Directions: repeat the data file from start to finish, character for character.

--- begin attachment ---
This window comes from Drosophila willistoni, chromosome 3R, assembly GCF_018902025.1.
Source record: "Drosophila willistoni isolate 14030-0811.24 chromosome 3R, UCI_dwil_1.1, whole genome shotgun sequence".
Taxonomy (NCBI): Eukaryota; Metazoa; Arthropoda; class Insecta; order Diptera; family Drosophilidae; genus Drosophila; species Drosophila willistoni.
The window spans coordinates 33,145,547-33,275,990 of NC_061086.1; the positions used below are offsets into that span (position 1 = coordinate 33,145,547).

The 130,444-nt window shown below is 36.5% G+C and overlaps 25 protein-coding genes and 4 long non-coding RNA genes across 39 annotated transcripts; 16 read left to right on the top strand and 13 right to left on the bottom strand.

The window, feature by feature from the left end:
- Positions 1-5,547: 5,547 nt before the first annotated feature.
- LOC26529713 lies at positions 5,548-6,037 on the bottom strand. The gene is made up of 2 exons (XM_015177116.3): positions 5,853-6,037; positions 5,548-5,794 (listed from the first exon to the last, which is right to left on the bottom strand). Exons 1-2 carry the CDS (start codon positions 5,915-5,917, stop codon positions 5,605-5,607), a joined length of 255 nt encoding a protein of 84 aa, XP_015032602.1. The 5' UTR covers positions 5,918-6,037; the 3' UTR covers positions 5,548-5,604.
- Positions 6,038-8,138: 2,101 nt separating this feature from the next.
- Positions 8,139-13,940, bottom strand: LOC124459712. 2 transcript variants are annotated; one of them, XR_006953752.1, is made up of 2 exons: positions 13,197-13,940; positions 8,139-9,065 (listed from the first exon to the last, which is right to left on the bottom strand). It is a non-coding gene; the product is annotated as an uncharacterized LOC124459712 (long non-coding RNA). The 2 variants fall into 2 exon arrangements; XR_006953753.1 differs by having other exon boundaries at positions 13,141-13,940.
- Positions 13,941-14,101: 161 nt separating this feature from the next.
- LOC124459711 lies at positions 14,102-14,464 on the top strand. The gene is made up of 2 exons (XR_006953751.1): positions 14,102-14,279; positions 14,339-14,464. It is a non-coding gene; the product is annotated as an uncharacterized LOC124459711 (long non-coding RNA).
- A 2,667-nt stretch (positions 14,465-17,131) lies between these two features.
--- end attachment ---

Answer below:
This window comes from Drosophila willistoni, chromosome 3R, assembly GCF_018902025.1.
Source record: "Drosophila willistoni isolate 14030-0811.24 chromosome 3R, UCI_dwil_1.1, whole genome shotgun sequence".
Taxonomy (NCBI): Eukaryota; Metazoa; Arthropoda; class Insecta; order Diptera; family Drosophilidae; genus Drosophila; species Drosophila willistoni.
The window spans coordinates 33,145,547-33,275,990 of NC_061086.1; the positions used below are offsets into that span (position 1 = coordinate 33,145,547).

The 130,444-nt window shown below is 36.5% G+C and overlaps 25 protein-coding genes and 4 long non-coding RNA genes across 39 annotated transcripts; 16 read left to right on the top strand and 13 right to left on the bottom strand.

The window, feature by feature from the left end:
- Positions 1-5,547: 5,547 nt before the first annotated feature.
- LOC26529713 lies at positions 5,548-6,037 on the bottom strand. The gene is made up of 2 exons (XM_015177116.3): positions 5,853-6,037; positions 5,548-5,794 (listed from the first exon to the last, which is right to left on the bottom strand). Exons 1-2 carry the CDS (start codon positions 5,915-5,917, stop codon positions 5,605-5,607), a joined length of 255 nt encoding a protein of 84 aa, XP_015032602.1. The 5' UTR covers positions 5,918-6,037; the 3' UTR covers positions 5,548-5,604.
- Positions 6,038-8,138: 2,101 nt separating this feature from the next.
- Positions 8,139-13,940, bottom strand: LOC124459712. 2 transcript variants are annotated; one of them, XR_006953752.1, is made up of 2 exons: positions 13,197-13,940; positions 8,139-9,065 (listed from the first exon to the last, which is right to left on the bottom strand). It is a non-coding gene; the product is annotated as an uncharacterized LOC124459712 (long non-coding RNA). The 2 variants fall into 2 exon arrangements; XR_006953753.1 differs by having other exon boundaries at positions 13,141-13,940.
- Positions 13,941-14,101: 161 nt separating this feature from the next.
- LOC124459711 lies at positions 14,102-14,464 on the top strand. The gene is made up of 2 exons (XR_006953751.1): positions 14,102-14,279; positions 14,339-14,464. It is a non-coding gene; the product is annotated as an uncharacterized LOC124459711 (long non-coding RNA).
- A 2,667-nt stretch (positions 14,465-17,131) lies between these two features.